Born Again on the Fourth of July is the 14th episode of the 13th season. It was originally aired on April 19, 2009.
The Fourth of July is around the corner, and the people of Rainey and Milton Street compete against each other to see who can have the better fireworks show. When a Rainey Street decoration gets trashed, what had been rivalry escalates to aggression.
Bobby starts being disrespectful to his parents, culminating in his staying home from church and ordering a pizza using money he stole from Peggy's purse to pay for it. He finds spiritual salvation when he goes to Lucky's church; the Pentecostal-style service is held in a martial arts studio, Sensei Ed's dojo. Bobby responds to the fire-and brimstone sermon and gets saved. Then, as happened in "Reborn To Be Wild," Bobby goes overboard to the extent that he trashes a papier-mache Uncle Sam that the Rainey Street residents were going to erect on the 4th of July because Hank's working on it caused him to miss church.
- Heck Dorland makes his second appearance since Season 3. His only other appearance was in the Season 3 episode A Fire Fighting We Will Go. Additionally Hank reveals he has either retired or been fired from the fire department.
- The title is not only a reference to Bobby's being "born again," but also to the phrase "Born on the Fourth of July." The phrase first appeared in the 1904 song "The Yankee Doodle Boy," composed by George M. Cohan for his Broadway show "Little Johnny Jones." The chorus begins "I'm a Yankee Doodle Dandy/Yankee Doodle do or die/A real live nephew of my Uncle Sam/Born on the Fourth of July." The song was revived over a decade later as America entered the Great War in Europe and helped stoke patriotic fervor.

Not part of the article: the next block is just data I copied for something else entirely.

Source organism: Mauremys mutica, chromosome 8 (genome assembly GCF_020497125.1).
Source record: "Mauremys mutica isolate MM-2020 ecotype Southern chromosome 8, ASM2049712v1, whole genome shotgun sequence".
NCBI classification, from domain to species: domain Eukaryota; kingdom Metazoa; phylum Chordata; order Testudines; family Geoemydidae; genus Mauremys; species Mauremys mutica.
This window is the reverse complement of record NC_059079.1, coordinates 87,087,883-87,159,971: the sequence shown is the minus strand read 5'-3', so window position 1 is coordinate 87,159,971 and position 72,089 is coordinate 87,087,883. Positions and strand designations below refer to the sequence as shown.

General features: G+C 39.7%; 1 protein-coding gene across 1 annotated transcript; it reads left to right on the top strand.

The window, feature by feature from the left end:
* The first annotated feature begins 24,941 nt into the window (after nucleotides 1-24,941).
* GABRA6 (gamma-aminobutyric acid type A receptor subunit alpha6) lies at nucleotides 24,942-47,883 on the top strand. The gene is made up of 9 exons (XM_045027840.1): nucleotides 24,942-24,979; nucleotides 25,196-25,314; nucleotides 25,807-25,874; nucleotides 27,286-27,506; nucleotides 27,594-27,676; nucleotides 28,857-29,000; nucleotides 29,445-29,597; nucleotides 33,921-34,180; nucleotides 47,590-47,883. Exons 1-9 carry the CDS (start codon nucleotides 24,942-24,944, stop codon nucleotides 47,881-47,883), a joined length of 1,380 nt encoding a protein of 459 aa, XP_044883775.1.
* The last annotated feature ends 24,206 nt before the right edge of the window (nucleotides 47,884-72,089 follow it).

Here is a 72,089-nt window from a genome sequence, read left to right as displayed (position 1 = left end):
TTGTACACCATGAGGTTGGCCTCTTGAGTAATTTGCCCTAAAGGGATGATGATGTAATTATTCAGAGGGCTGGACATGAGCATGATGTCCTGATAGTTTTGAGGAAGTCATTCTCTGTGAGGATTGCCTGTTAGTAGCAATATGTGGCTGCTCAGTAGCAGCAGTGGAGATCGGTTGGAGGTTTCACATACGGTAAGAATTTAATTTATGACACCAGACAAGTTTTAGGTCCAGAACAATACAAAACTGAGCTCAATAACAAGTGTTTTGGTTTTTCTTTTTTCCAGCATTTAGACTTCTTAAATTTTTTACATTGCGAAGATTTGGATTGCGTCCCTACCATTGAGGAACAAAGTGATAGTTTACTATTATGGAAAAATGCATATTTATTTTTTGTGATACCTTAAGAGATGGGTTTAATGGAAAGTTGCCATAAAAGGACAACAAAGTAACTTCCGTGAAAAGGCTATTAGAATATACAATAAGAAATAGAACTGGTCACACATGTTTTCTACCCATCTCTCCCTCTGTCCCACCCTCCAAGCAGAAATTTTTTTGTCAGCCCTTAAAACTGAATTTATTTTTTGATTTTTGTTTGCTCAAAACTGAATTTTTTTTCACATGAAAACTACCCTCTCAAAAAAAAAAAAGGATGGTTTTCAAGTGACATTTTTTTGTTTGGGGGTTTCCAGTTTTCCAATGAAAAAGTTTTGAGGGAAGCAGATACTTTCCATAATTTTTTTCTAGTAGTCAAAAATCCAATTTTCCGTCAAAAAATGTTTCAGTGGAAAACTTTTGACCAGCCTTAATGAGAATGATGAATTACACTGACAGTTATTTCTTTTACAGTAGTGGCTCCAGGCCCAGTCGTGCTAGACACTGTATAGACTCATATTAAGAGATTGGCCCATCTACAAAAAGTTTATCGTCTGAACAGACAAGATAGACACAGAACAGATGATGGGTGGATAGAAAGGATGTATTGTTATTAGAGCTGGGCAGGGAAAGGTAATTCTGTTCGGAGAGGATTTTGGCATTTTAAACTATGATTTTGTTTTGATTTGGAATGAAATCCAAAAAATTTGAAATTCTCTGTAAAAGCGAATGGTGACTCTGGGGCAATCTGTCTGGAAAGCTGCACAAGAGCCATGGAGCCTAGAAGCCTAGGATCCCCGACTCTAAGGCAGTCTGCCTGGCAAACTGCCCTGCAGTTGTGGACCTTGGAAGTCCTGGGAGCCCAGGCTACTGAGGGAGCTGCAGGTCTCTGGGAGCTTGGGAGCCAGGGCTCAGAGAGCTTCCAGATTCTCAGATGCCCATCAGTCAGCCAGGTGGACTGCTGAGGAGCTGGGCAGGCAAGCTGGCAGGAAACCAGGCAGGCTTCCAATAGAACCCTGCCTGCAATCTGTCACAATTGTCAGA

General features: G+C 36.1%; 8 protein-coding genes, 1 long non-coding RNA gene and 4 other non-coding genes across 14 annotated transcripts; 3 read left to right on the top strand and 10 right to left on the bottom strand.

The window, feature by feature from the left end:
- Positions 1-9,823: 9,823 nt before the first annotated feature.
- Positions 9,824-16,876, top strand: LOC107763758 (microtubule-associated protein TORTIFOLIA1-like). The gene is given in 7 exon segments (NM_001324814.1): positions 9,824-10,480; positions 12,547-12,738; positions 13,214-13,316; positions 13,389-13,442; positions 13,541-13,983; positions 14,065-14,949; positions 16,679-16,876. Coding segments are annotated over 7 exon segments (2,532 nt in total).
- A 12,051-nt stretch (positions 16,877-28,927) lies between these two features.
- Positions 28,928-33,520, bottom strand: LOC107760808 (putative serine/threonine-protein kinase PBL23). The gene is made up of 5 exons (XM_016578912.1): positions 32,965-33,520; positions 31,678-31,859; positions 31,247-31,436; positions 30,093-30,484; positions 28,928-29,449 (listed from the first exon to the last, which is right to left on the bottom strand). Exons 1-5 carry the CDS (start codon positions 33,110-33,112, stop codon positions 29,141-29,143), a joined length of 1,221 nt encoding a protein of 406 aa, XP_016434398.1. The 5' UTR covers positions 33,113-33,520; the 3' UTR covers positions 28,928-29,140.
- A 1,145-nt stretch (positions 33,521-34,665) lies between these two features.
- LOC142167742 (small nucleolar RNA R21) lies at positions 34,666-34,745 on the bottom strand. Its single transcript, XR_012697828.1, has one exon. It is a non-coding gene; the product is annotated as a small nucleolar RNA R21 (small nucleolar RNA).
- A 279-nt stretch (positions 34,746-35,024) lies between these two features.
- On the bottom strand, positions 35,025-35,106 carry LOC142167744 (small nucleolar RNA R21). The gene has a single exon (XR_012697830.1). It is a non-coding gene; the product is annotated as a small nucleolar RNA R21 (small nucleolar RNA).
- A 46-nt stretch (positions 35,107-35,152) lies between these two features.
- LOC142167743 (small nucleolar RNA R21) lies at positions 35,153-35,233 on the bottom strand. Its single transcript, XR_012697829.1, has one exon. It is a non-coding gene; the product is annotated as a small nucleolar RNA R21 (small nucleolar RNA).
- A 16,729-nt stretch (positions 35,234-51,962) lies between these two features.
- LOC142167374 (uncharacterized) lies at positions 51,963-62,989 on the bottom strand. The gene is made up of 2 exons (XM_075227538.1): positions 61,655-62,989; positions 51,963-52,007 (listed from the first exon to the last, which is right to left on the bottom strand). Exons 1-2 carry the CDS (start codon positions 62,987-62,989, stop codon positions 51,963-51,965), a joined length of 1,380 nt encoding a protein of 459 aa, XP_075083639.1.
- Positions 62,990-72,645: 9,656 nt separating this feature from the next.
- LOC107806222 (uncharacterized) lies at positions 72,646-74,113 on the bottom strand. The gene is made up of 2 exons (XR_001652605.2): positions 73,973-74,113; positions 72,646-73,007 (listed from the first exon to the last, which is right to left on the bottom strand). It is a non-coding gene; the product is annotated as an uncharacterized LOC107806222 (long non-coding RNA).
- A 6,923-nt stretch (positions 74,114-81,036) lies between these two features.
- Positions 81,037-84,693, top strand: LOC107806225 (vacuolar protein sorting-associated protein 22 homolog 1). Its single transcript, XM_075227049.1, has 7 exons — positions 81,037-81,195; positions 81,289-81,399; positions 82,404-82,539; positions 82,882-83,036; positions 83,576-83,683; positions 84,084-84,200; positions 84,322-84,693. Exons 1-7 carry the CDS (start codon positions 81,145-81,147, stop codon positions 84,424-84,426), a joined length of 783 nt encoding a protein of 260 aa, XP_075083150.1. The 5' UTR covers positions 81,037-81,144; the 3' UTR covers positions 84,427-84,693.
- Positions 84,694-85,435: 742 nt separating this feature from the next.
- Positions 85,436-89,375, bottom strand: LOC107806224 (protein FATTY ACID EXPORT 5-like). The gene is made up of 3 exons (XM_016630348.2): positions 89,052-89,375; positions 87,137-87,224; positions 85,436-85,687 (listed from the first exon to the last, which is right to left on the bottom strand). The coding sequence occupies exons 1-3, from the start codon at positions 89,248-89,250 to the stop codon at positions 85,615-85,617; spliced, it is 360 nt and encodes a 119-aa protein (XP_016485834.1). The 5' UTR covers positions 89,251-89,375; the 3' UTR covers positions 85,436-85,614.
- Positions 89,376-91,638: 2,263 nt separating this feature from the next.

- "Born on the Fourth of July" was also the title of the autobiography of Ron Kovic, who himself was in fact born on July 4. Kovic served in the Vietnam War, becoming a paraplegic in the process. The experience radicalized him and he became active in Vietnam Veterans Against The War. His autobiography was made into a film in 1989 starring Tom Cruise as Ron Kovic.
- Among the fireworks seen at John Redcorn's fireworks stand, are bricks of firecrackers labeled "Big Cat" which is referencing the popular "Black Cat" brand firecrackers.
- When Dale is going over the plans for counter-attack on Milton Street, it is revealed that Milton Street is storing the fireworks inside Heck Dorland's shed, and the food inside a children's playhouse. However, near the end of the episode, when Bill throws a firework into Heck Dorland's shed, everybody ducks for cover and it's stated by Heck Dorland that Bill made a direct hit to his fireworks stash, however, it was previously mentioned that the food was stored inside the shed, not the fireworks. Although this was probably intentional in order to highlight Dale's poor ability for reconnaissance as he is the one who claimed to have identified the various locations of the stashed items in his slide-projector presentation, which may have been foreshadowed when Hank says he is reluctant to allow Dale to make his presentation but does not specify exactly why he's reluctant.
- When Lucky takes Bobby to his church, this contradicts the earlier episode "Church Hopping" where it's revealed that Lucky worships in his own way and doesn't attend a church building.